TROPPER: Outreach Rabbi Resigns Amid Cloud Of Scandal
This is part one. Much more to come tomorrow.
Outreach Rabbi Resigns Amid Cloud Of Scandal
Rabbi Leib Tropper gave no reason for his resignation but said he would “pursue a variety of different interests.”
New York Jewish Week Staff Report
Rabbi Leib Tropper resigned this week as head of Eternal Jewish Family, the Monsey-based conversion group he founded. In an official EJF press release issued late Monday, two days after Rabbi Tropper’s resignation took effect, the rabbi cited a desire to pursue “a variety of other interests.
“I have decided to resign my position at the Eternal Jewish Family (EJF) effective December 12, 2009,” the statement read in part. “As a founder of EJF, I am proud of my role of being an architect of a very dynamic and important movement in our community. I will in the coming months do my utmost to be of service to the Jewish community in any way I can.”
Rabbi Tropper’s resignation comes amid reports that he was involved in sexual improprieties with a woman whose conversion he was supervising, according to Shmarya Rosenberg of the blog failedmessiah.com.
Posters in Orthodox neighborhoods in Jerusalem decried Rabbi Tropper for improper behavior, according to the Da’as Torah blog.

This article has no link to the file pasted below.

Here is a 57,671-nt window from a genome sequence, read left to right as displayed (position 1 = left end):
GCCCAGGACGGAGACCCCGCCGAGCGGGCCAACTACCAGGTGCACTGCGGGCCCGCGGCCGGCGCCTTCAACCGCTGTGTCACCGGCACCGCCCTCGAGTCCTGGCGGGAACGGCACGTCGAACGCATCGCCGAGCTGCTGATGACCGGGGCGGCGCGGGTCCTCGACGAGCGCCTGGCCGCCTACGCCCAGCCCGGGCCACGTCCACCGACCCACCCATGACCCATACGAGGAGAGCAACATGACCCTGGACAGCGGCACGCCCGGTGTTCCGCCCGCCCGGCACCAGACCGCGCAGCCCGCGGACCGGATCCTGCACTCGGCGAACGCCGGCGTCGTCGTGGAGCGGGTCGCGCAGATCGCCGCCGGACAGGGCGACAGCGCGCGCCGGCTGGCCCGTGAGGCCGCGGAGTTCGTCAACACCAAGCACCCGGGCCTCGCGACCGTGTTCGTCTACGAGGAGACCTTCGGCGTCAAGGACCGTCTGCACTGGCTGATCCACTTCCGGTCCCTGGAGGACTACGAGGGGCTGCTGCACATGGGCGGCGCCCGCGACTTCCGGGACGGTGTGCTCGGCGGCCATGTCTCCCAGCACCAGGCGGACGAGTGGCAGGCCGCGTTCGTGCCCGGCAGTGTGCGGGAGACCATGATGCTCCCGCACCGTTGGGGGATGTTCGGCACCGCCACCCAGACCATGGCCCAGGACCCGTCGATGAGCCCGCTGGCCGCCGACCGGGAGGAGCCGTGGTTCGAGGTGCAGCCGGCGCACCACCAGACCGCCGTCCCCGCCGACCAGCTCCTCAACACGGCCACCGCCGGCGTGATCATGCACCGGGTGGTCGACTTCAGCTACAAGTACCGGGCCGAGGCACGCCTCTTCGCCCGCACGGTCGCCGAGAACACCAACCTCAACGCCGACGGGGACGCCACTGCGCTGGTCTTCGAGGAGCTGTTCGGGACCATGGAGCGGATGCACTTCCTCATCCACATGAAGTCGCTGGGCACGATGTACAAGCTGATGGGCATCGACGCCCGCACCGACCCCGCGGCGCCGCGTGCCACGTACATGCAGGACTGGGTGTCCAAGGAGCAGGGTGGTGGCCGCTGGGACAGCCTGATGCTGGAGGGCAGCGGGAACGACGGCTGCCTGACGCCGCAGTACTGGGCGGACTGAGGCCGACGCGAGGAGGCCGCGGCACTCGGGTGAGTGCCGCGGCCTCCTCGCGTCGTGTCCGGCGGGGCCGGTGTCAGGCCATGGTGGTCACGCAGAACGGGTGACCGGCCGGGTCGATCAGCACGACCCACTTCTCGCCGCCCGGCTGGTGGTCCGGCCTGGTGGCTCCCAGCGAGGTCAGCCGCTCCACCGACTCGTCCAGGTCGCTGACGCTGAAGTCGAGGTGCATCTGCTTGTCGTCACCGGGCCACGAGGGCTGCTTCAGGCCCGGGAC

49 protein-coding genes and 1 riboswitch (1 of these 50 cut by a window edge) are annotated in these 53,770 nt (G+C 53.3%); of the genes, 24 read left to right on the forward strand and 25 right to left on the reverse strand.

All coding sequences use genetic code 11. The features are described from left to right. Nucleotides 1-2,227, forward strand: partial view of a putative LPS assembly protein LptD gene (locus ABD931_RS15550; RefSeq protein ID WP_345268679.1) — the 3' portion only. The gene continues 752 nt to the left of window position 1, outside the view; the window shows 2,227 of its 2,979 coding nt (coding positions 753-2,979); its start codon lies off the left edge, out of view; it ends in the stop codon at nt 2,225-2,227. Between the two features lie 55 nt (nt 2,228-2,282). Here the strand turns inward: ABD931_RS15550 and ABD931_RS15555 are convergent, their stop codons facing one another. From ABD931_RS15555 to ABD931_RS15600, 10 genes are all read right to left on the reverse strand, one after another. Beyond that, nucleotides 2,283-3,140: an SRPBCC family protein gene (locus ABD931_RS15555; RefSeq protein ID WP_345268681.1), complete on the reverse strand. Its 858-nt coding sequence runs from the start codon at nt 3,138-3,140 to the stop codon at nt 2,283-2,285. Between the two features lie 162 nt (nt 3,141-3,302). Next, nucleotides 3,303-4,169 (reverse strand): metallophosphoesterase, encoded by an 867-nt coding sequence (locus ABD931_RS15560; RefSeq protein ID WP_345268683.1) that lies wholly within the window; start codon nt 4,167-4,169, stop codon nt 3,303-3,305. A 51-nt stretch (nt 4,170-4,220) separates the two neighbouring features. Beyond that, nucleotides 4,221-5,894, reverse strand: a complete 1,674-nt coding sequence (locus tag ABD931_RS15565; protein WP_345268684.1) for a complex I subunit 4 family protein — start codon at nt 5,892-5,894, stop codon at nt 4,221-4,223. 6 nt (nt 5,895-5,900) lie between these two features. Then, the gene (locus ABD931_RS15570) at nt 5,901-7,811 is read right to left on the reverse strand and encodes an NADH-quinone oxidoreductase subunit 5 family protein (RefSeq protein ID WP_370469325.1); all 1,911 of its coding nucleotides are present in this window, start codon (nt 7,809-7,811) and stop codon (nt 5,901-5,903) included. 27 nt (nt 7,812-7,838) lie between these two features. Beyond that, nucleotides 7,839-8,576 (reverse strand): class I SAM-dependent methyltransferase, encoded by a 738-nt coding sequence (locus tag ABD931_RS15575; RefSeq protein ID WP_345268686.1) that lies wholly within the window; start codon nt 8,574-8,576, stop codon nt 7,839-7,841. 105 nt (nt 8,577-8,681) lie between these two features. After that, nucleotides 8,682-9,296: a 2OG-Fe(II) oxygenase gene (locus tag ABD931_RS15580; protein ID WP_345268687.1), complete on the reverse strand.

Calls to Rabbi Tropper’s home were answered by a recording announcing that his voicemail box was full. Eternal Jewish Family refused comment, and calls to Yeshivas Kol Yaakov, a yeshiva for returnees to Orthodox Judaism that Rabbi Tropper still heads in Monsey, were not returned. Rabbi Elya Ber Wachtfogel, named Monday as the new head of EJF’s rabbinic committee, did not return a call for comment.
Rabbis Tropper and Wachtfogel were instrumental in a 2005 ban issued by leading ultra-Orthodox rabbis against Rabbi Natan Slifkin, who writes on the interface of Torah and modern science. Rabbi Slifkin was labeled a heretic, and his books were banned, in part for suggesting the universe is older than 5,770 years.
In 2006, after Israel’s chief rabbis issued demands tightening the conversion process and regulating which Orthodox rabbis would be allowed to supervise conversions, Rabbi Tropper’s influence increased. That same year Rabbi Tropper is alleged to have revoked a woman’s conversion months after supervising it, upon learning that she occasionally wore pants.
A wealthy energy industrialist, Guma Aguiar, filed a suit against Rabbi Tropper in the Jerusalem Rabbinical Court recently, according to Arutz Sheva/Israel National News, claiming that he “misallocated funds intended for poor people in Israel.”
Rabbi Tropper’s online biography says he served as educational director at Ohr Sameach, a well-known yeshiva in Monsey for returnees to the faith. In 1990, Rabbi Tropper began an outreach program called Horizons, focusing on educating and inspiring the unaffiliated to experience a Torah lifestyle.